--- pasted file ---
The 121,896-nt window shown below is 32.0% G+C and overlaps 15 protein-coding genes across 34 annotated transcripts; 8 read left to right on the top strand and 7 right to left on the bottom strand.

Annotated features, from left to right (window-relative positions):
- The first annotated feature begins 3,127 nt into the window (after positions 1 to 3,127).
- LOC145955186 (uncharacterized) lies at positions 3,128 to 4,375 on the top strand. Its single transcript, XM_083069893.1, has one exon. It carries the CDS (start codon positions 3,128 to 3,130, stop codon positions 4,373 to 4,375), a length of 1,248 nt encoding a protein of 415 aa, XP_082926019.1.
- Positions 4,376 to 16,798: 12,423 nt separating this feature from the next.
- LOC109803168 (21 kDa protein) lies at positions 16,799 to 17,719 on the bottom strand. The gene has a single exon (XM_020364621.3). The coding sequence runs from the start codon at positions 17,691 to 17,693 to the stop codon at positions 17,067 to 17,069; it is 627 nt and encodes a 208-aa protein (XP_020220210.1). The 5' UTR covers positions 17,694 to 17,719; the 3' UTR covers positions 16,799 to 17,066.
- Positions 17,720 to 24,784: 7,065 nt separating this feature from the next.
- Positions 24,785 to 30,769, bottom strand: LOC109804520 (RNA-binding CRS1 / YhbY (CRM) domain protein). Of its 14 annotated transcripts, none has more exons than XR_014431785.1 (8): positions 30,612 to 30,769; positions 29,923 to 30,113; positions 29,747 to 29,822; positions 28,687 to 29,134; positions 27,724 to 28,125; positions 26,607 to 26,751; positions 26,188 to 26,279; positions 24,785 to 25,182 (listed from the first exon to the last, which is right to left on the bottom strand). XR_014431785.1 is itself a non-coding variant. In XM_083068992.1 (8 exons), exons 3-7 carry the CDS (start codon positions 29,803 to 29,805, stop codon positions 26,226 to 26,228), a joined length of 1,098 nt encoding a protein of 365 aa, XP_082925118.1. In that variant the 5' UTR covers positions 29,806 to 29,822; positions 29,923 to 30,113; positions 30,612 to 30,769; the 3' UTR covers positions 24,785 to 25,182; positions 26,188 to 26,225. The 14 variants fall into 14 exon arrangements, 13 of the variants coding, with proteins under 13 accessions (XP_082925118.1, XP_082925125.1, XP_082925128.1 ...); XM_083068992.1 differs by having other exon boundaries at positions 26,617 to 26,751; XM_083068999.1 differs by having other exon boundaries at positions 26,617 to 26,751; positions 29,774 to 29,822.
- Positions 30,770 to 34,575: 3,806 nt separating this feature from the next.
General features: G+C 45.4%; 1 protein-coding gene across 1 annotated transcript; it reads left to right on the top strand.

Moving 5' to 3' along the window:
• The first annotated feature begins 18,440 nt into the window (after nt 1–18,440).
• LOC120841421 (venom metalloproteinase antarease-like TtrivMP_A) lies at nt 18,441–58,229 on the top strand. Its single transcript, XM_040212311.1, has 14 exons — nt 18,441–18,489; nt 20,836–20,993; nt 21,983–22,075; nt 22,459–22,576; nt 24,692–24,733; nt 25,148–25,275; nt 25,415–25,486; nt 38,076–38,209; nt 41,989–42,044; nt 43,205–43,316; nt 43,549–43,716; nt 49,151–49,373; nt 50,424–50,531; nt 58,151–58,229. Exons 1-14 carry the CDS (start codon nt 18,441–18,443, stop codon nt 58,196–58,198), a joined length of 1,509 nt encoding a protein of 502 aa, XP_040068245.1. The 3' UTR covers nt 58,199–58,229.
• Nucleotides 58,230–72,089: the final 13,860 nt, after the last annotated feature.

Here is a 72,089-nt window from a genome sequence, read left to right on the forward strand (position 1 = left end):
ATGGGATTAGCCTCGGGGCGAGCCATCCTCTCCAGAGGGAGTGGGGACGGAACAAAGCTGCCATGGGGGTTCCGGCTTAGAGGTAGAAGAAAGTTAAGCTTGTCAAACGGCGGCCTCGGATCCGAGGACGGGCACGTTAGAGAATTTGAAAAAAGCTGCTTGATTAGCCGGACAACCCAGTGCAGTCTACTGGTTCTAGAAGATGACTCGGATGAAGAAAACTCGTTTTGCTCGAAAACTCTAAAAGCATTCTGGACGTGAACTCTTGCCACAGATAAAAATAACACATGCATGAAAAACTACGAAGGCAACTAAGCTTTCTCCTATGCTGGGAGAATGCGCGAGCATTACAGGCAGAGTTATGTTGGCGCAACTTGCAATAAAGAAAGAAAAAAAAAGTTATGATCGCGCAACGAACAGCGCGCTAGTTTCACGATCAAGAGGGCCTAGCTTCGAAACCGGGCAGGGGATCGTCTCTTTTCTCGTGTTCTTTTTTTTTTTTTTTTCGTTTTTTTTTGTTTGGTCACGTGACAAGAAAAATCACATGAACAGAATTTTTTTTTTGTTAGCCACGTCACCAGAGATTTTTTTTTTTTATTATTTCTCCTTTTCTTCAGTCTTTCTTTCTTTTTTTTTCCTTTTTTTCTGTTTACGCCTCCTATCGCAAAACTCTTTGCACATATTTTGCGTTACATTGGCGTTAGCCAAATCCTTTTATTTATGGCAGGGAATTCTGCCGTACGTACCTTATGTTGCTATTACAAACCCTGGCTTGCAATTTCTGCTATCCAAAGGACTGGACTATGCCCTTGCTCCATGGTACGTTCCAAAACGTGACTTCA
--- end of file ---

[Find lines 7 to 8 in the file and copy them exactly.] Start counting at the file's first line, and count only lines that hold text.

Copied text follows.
- Positions 17,720 to 24,784: 7,065 nt separating this feature from the next.
- Positions 24,785 to 30,769, bottom strand: LOC109804520 (RNA-binding CRS1 / YhbY (CRM) domain protein). Of its 14 annotated transcripts, none has more exons than XR_014431785.1 (8): positions 30,612 to 30,769; positions 29,923 to 30,113; positions 29,747 to 29,822; positions 28,687 to 29,134; positions 27,724 to 28,125; positions 26,607 to 26,751; positions 26,188 to 26,279; positions 24,785 to 25,182 (listed from the first exon to the last, which is right to left on the bottom strand). XR_014431785.1 is itself a non-coding variant. In XM_083068992.1 (8 exons), exons 3-7 carry the CDS (start codon positions 29,803 to 29,805, stop codon positions 26,226 to 26,228), a joined length of 1,098 nt encoding a protein of 365 aa, XP_082925118.1. In that variant the 5' UTR covers positions 29,806 to 29,822; positions 29,923 to 30,113; positions 30,612 to 30,769; the 3' UTR covers positions 24,785 to 25,182; positions 26,188 to 26,225. The 14 variants fall into 14 exon arrangements, 13 of the variants coding, with proteins under 13 accessions (XP_082925118.1, XP_082925125.1, XP_082925128.1 ...); XM_083068992.1 differs by having other exon boundaries at positions 26,617 to 26,751; XM_083068999.1 differs by having other exon boundaries at positions 26,617 to 26,751; positions 29,774 to 29,822.